NetSuite is obviously less tailored to the needs of smaller organizations than other options on this list. But in contrast, it’s far better suited to addressing the concerns of a large-scale corporation. Its platform is an effective solution for a great many business woes for said organizations. And the fact that the brand has survived this long despite the very volatile internet landscape is a testament to the value they’ve brought to their clientele.

      For more information, read the full NetSuite review.


      • Custom pricing only.


      • Set up to join your digital infrastructure for visibility across your entire organization’s finances, among other things.
      • Mobile app that facilitates access, management and monitoring of your finances, no matter where you are.
      • Built-in features for regulatory compliance.

      Pros and cons

      • Greater options for customization and integration.
      • A complete business solution that can optimize performance across nearly every department.
      • Built for large-scale business functionality and user experience.
        • No public pricing transparency, and costs tend to be higher.
        • Implementation is a bit more involved.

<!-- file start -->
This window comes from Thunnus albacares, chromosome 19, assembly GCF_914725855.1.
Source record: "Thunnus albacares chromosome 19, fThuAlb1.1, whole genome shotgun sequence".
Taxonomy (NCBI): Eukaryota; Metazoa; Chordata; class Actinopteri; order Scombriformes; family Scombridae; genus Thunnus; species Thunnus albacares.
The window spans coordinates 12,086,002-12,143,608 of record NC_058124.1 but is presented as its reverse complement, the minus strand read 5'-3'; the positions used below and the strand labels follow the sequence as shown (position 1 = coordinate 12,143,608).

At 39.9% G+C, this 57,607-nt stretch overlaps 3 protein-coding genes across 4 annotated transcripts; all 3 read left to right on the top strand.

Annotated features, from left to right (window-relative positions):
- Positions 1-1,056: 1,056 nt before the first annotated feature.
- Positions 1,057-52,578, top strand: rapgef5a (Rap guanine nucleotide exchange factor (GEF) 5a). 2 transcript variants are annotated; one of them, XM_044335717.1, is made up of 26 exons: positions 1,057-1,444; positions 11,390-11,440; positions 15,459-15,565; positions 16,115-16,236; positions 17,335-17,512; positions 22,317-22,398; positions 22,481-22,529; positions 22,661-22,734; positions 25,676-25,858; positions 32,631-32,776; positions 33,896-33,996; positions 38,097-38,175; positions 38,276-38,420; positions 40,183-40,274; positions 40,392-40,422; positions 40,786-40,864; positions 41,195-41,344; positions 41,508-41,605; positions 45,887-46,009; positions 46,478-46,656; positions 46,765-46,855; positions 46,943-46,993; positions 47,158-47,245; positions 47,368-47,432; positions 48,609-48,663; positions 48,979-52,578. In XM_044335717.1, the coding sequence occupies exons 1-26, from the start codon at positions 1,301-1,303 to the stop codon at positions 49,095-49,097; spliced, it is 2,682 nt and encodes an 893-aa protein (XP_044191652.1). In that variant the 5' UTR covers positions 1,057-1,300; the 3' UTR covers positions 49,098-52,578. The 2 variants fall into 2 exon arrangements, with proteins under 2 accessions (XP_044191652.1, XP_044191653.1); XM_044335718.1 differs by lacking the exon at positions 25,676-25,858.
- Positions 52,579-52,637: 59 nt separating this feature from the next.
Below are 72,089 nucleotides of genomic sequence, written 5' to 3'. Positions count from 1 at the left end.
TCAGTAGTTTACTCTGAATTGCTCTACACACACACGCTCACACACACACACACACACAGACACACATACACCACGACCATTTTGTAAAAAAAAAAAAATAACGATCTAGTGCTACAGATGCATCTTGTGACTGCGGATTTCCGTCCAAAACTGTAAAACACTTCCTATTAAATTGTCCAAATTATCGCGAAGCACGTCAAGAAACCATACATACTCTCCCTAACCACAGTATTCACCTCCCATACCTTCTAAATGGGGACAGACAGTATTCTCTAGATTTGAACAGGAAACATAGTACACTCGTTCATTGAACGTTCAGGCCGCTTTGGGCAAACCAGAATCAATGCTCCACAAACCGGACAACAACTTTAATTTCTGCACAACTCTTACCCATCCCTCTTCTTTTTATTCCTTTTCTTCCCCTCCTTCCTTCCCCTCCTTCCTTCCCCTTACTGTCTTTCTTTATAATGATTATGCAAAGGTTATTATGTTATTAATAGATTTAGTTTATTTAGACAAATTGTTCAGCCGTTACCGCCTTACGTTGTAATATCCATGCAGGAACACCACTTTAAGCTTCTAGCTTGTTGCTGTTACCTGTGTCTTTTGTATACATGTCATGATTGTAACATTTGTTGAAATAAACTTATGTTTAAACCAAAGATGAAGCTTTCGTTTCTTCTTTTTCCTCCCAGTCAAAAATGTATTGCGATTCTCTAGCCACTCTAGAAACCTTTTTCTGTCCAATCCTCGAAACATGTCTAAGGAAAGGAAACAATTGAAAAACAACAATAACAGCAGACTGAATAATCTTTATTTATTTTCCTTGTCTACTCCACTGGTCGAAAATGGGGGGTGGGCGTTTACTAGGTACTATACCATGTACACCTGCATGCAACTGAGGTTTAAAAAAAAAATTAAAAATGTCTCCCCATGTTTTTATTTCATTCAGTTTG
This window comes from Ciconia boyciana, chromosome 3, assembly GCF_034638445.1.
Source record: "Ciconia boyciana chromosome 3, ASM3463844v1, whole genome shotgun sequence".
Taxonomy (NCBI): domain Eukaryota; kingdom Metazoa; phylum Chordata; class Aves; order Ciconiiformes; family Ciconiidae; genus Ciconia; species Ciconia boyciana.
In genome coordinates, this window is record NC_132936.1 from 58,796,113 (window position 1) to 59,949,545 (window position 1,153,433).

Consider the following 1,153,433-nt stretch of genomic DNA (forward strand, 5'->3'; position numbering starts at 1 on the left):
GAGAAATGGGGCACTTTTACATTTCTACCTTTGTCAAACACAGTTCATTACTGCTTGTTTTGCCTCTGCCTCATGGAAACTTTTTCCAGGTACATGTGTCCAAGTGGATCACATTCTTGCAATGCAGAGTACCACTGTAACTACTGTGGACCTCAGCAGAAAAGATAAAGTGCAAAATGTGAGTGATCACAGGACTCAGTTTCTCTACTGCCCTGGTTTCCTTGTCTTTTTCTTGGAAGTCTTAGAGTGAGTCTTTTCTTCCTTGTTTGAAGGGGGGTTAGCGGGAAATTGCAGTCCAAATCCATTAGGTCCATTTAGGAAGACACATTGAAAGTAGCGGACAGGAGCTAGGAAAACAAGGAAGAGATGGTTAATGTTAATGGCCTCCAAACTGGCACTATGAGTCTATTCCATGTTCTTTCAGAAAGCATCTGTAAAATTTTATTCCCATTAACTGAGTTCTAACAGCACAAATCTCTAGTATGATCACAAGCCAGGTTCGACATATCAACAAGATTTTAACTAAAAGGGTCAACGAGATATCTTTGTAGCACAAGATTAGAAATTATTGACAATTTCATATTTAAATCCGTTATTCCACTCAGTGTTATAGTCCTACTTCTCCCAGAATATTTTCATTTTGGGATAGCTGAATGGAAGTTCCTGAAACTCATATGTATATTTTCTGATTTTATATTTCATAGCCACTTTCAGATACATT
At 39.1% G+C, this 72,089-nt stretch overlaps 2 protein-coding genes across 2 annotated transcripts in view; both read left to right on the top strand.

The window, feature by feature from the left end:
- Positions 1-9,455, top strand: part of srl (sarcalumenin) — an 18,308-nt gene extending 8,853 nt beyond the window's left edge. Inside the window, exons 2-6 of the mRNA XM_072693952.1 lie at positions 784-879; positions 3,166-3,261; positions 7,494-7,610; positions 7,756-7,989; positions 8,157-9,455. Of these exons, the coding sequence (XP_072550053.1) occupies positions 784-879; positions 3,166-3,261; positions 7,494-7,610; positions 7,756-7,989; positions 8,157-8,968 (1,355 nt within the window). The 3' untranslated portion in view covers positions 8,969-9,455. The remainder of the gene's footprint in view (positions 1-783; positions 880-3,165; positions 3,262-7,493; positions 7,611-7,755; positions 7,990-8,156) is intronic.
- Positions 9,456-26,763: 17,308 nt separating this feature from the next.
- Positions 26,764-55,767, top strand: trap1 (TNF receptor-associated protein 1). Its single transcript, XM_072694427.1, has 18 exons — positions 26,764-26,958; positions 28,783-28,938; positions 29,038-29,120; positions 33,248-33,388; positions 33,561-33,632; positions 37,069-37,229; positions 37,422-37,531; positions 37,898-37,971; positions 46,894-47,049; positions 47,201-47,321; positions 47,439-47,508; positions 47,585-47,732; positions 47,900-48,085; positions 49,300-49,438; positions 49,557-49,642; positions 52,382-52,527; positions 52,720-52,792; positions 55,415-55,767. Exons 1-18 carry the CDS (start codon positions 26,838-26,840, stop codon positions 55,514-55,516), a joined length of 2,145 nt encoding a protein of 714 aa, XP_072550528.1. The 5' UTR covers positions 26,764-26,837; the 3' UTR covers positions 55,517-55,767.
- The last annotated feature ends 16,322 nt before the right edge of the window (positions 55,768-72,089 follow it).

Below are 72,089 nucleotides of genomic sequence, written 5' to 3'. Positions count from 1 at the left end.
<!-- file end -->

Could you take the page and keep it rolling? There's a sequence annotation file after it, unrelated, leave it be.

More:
• Optimized for use at scale, meaning that positive ROI tends to happen above a minimum threshold.

        Sage 50 Accounting: Best for midsize businesses

        Figure E: Sage Logo (Source: Sage)

        Somewhere between Zoho’s grow-as-you-go philosophy and NetSuite’s go-big-or-go-home design, Sage 50 Accounting offers the biggest benefits to midsize businesses. Sage is a provider of a number of business solutions, catering to different operational needs and organization sizes. We picked Sage 50 specifically because of the team size it targets.

        The core features of Sage 50 are fairly standard: bills and invoices, job/project expense tracking, native inventory management and the like. Where Sage really stands out, however, is how you can select from its library of add-ons and integrations to effectively build the solution how you need it.